Tuesday, November 9, 2010

The Machinist

Back when this came out (2004) people were telling me, “You like Fight Club & Donnie Darko; you’ve gotta check this out.”  But it stars Christian Bale & I absolutely hated him in American Psycho (because I was a fan of the novel & I think the movie is a misinterpretation of it (which I suppose is more the fault of the screenwriter & director than Bale)).  But when I watched the new Terminator movie I felt like Bale is an okay actor & I was just having a bad view of him from seeing a few less than stellar movies. 
So I was at my brother’s house & he had The Machinist in cue for his Netflix stream & so I watched it.  Basically it’s another “Owl Creek Bridge” alternate reality movie & it’s fine.  I can’t really tell you what makes one alternate reality movie special to me & another one just a movie.  Maybe it’s just what kind of week I’ve had before watching it.  (Spoiler) If the ghost had been his father instead of himself, I think the movie would have been a lot more interesting to me.  Or maybe if I hadn’t walked into the movie knowing the twist it would’ve worked better as well.
The extreme thinness of Bale in this movie was funny to me, because granted he’s probably taller than me, but the waist size (26) is the same as me & I only weigh 125 pounds (he’s down to 121 in the movie) & a few years ago when things were screwed up in my life I dropped down to 112.  I think 114 was the most I weighed until I was 25.  Did I look as skinny & sickly as this?  No wonder the ladies didn’t know what to think of me….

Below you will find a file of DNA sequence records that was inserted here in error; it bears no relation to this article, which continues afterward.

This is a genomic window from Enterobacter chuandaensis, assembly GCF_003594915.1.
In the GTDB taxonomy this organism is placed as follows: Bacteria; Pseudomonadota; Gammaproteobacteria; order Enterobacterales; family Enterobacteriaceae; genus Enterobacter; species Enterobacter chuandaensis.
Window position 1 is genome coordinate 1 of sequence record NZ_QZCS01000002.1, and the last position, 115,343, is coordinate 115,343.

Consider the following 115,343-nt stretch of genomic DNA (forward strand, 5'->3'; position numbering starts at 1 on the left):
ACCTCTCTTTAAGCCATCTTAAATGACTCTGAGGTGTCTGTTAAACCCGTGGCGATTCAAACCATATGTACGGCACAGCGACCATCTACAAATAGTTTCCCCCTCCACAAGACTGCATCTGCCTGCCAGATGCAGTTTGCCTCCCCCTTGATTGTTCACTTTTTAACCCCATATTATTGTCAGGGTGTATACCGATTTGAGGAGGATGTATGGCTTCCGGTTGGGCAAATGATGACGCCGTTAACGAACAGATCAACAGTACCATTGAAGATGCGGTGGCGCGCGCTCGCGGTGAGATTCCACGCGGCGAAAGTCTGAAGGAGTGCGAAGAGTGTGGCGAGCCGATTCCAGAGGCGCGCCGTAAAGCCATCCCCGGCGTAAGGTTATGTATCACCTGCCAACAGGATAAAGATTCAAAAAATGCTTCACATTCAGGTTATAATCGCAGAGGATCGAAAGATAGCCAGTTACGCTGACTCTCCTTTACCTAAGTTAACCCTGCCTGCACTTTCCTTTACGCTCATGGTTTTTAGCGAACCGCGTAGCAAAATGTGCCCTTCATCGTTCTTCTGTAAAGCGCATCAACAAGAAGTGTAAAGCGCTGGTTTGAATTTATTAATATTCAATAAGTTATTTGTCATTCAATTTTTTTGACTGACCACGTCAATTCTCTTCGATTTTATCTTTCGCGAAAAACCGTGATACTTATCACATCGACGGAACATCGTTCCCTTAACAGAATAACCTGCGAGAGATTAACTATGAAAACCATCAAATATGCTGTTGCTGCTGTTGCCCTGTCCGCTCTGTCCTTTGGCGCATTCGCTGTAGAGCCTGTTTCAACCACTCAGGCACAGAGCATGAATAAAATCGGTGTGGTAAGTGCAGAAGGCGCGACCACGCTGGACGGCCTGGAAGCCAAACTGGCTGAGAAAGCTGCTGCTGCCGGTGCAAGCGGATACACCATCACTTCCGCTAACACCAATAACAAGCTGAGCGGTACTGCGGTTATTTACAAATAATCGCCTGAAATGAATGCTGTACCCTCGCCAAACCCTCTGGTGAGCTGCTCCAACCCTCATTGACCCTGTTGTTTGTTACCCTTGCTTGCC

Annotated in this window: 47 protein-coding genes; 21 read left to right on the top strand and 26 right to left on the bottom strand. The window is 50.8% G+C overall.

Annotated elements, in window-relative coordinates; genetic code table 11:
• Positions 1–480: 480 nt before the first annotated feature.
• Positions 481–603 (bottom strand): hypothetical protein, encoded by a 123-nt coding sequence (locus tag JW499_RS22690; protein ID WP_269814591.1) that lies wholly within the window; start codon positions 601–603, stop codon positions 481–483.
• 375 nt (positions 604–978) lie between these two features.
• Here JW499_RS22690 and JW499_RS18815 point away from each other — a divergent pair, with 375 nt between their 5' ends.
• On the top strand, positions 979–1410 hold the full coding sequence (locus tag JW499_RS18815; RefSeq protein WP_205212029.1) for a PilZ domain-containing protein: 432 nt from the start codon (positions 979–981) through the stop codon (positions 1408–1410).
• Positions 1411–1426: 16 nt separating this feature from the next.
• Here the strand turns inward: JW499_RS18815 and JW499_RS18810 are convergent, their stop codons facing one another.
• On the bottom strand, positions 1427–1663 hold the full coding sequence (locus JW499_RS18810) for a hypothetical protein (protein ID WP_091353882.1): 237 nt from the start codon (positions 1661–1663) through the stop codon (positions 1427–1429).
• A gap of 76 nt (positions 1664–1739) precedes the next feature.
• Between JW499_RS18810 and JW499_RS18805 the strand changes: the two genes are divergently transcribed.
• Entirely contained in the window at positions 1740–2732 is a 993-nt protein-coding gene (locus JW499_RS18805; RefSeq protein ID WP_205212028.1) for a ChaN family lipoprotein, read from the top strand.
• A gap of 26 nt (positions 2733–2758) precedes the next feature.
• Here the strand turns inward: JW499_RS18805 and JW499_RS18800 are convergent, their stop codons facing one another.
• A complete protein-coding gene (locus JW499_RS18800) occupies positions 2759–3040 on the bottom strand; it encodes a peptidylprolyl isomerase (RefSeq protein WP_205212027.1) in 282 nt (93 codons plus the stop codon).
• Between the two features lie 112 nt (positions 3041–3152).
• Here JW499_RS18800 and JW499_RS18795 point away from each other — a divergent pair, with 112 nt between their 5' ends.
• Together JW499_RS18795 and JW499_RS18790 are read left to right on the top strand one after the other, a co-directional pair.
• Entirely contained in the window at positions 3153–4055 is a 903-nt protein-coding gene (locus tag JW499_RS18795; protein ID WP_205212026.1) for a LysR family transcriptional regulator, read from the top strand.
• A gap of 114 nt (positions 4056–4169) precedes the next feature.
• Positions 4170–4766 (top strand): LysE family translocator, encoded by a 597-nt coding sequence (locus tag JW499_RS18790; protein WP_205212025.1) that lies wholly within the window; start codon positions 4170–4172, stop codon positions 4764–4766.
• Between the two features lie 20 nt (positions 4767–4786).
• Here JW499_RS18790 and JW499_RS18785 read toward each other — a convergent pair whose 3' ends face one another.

Wednesday, November 3, 2010

Dark Star

Dark Star is John Carpenter’s first film or his student film depending on who you want to believe or which version you see.  I’ve had mixed feelings about Carpenter for my whole life.  Movies like The Thing & Escape from New York were movies that came home from the video store shortly after we got a VCR when I was 8 years old & I love them to this day.  However Christine & Halloween (which I had somehow seen earlier on HBO when my family would have our annual beach vacation) I always thought were horrible.  So even though I knew about this film & its connections to films I like (the co-writer of this Dan O’Bannon wrote Alien & the story is the special effects guy went on to work on Star Wars), I was in no real rush to check it out despite being a pretty big sci-fi fan.  As fate would have it AMC put it on their free streaming service (it is still up here at the time I’m writing this for those who are interested).  I don’t know how I feel about it after watching it.  There are parts of it that are good (that the astronauts seem to be blue collar jack-asses instead of scientists) & parts of it that are pretty awful (the beach ball sub-plot (couldn’t you have spent an extra $50 for a better monster?)).  However, I think if this were Russian with bad sub-titles I would have loved it.  Maybe if I saw the original version that was 40 minutes shorter I would dig it.  But as it is… well, I could waste my time watching worse things, but I’m sure I could spend my time watching better things as well.

About Finally Checking It Out

"Have you seen the movie Evil Dead II yet?"  You know the argument from High Fidelity, if something is so great & you really want to check it out, why haven't you?  Well there's a ton of reasons why we don't get around to checking things out & that can be as important as if the thing lives up to all the hype....